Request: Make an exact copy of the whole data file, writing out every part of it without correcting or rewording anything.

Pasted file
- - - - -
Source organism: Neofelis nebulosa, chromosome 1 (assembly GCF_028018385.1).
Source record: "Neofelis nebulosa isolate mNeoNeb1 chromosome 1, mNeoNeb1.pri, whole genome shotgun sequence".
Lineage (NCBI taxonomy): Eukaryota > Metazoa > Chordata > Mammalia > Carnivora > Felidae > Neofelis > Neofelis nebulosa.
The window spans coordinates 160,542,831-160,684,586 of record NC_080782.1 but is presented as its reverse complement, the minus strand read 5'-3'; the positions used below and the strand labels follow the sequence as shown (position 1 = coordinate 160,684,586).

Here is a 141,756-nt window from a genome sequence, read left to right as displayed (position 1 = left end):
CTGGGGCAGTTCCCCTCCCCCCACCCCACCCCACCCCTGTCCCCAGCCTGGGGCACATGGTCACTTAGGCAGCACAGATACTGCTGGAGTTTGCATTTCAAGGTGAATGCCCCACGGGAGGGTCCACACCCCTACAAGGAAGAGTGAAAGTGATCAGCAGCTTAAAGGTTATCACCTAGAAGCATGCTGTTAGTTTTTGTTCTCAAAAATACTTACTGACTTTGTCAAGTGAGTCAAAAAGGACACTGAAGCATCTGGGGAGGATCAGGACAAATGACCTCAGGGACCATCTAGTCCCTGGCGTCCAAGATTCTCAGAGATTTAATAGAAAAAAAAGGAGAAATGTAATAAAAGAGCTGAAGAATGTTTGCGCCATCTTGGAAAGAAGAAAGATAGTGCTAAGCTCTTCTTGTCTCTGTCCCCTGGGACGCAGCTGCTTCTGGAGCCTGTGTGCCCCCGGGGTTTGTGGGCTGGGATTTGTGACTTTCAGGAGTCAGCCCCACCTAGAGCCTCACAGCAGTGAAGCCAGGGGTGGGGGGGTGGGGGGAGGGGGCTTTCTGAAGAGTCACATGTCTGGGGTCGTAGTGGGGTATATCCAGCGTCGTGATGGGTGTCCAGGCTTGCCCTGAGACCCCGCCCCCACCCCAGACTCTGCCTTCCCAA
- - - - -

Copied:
Source organism: Neofelis nebulosa, chromosome 1 (assembly GCF_028018385.1).
Source record: "Neofelis nebulosa isolate mNeoNeb1 chromosome 1, mNeoNeb1.pri, whole genome shotgun sequence".
Lineage (NCBI taxonomy): Eukaryota > Metazoa > Chordata > Mammalia > Carnivora > Felidae > Neofelis > Neofelis nebulosa.
The window spans coordinates 160,542,831-160,684,586 of record NC_080782.1 but is presented as its reverse complement, the minus strand read 5'-3'; the positions used below and the strand labels follow the sequence as shown (position 1 = coordinate 160,684,586).

Here is a 141,756-nt window from a genome sequence, read left to right as displayed (position 1 = left end):
CTGGGGCAGTTCCCCTCCCCCCACCCCACCCCACCCCTGTCCCCAGCCTGGGGCACATGGTCACTTAGGCAGCACAGATACTGCTGGAGTTTGCATTTCAAGGTGAATGCCCCACGGGAGGGTCCACACCCCTACAAGGAAGAGTGAAAGTGATCAGCAGCTTAAAGGTTATCACCTAGAAGCATGCTGTTAGTTTTTGTTCTCAAAAATACTTACTGACTTTGTCAAGTGAGTCAAAAAGGACACTGAAGCATCTGGGGAGGATCAGGACAAATGACCTCAGGGACCATCTAGTCCCTGGCGTCCAAGATTCTCAGAGATTTAATAGAAAAAAAAGGAGAAATGTAATAAAAGAGCTGAAGAATGTTTGCGCCATCTTGGAAAGAAGAAAGATAGTGCTAAGCTCTTCTTGTCTCTGTCCCCTGGGACGCAGCTGCTTCTGGAGCCTGTGTGCCCCCGGGGTTTGTGGGCTGGGATTTGTGACTTTCAGGAGTCAGCCCCACCTAGAGCCTCACAGCAGTGAAGCCAGGGGTGGGGGGGTGGGGGGAGGGGGCTTTCTGAAGAGTCACATGTCTGGGGTCGTAGTGGGGTATATCCAGCGTCGTGATGGGTGTCCAGGCTTGCCCTGAGACCCCGCCCCCACCCCAGACTCTGCCTTCCCAA